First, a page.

We’ve spotted an interesting article, written by David Lee Scher, MD former Cardiac Electrophysiologist and now Director at DLS HEALTHCARE CONSULTING, LLC, and uniquely concentrating in mobile health technology clinical research design and implementation. In his article, which can be found here he draws attention to American patients’ rights to access their own electronic health data and how he believes this is being denied them at the present time, expounding that this is a missed opportunity. His argument is that “there is much more data furnished by these devices than could be digested or needed by the average patient. However, a patient portal with fundamental information is sorely needed for patients and caregivers to increase their engagement.”
He gives the example that “heart rate settings of the device coupled with a green light/red light indicator of device system function and rhythm status would be a welcomed and in most cases adequate provision.”
Access to one’s own heart function data, increasingly the subject of remote monitoring via implantable devices such as pacemakers and defibrillators, he argues is not only a right, but also a source of comfort for the patient. His feelings are that “an educated patient is the best kind. Let’s get patients with implantable cardiac devices out of the dark, decreasing ignorance, anxiety, and fostering better adherence and doctor-patient relationships.”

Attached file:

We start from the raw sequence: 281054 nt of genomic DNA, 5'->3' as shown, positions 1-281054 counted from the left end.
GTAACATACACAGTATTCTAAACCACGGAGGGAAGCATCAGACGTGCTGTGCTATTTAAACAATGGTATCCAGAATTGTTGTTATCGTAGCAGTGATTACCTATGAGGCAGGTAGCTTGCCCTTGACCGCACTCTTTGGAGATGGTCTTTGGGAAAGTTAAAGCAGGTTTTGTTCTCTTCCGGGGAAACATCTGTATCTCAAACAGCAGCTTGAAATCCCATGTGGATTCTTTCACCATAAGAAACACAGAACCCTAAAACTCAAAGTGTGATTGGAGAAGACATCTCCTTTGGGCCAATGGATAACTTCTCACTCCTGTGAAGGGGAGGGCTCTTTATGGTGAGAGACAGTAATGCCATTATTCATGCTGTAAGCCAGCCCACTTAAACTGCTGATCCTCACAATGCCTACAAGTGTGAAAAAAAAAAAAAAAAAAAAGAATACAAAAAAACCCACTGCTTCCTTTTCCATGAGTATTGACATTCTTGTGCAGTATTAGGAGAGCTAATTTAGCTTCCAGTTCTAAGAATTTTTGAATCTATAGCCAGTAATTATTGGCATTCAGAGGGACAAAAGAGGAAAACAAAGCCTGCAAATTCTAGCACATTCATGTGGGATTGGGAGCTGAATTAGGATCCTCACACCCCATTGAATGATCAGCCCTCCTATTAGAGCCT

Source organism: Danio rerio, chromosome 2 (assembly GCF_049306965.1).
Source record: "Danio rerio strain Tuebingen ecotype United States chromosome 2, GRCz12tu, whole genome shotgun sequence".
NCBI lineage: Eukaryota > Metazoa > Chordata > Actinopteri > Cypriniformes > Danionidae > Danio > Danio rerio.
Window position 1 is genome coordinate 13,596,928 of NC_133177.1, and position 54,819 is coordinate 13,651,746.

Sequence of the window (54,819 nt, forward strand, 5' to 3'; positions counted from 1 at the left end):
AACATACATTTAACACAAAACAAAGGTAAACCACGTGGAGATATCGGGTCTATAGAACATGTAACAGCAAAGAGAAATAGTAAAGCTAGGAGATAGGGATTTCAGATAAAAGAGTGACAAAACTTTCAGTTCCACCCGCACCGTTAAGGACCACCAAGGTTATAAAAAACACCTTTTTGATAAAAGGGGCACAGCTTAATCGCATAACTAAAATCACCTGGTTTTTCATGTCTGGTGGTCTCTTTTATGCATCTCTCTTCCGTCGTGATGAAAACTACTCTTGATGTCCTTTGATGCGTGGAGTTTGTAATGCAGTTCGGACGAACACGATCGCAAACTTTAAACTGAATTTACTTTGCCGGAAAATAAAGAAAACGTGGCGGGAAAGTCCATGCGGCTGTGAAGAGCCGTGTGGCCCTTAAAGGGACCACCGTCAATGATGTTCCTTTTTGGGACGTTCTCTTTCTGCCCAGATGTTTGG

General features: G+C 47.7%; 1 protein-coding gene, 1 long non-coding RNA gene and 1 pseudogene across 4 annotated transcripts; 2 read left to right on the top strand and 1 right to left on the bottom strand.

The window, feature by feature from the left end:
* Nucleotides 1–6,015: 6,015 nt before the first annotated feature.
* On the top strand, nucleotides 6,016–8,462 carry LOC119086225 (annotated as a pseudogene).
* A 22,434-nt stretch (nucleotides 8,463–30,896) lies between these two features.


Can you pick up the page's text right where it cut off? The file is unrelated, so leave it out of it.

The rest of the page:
Actually we don’t know the full extent to which data from such implantable devices is being monitored and used either remotely or in the clinic in Europe, so perhaps our EU cardiology audience could tell us.
On the face of it this would seem to be a progressive move, for all the reasons Dr Scher gives. Having said that, we’re slightly sitting on the fence. Would not some patients be more stressed by monitoring their key performance indicators than others? Might some get unhealthily obsessed to the extent that unless extremely well-informed they make some wrong lifestyle calls in the quest to keep atop their numbers. Perhaps the answer would be to provide the option but have the clinician counsel the patient about the positive and negative aspects, and rather than have real-time access, how about periodic reporting?
Source: The Digital Health Corner, davidleescher.com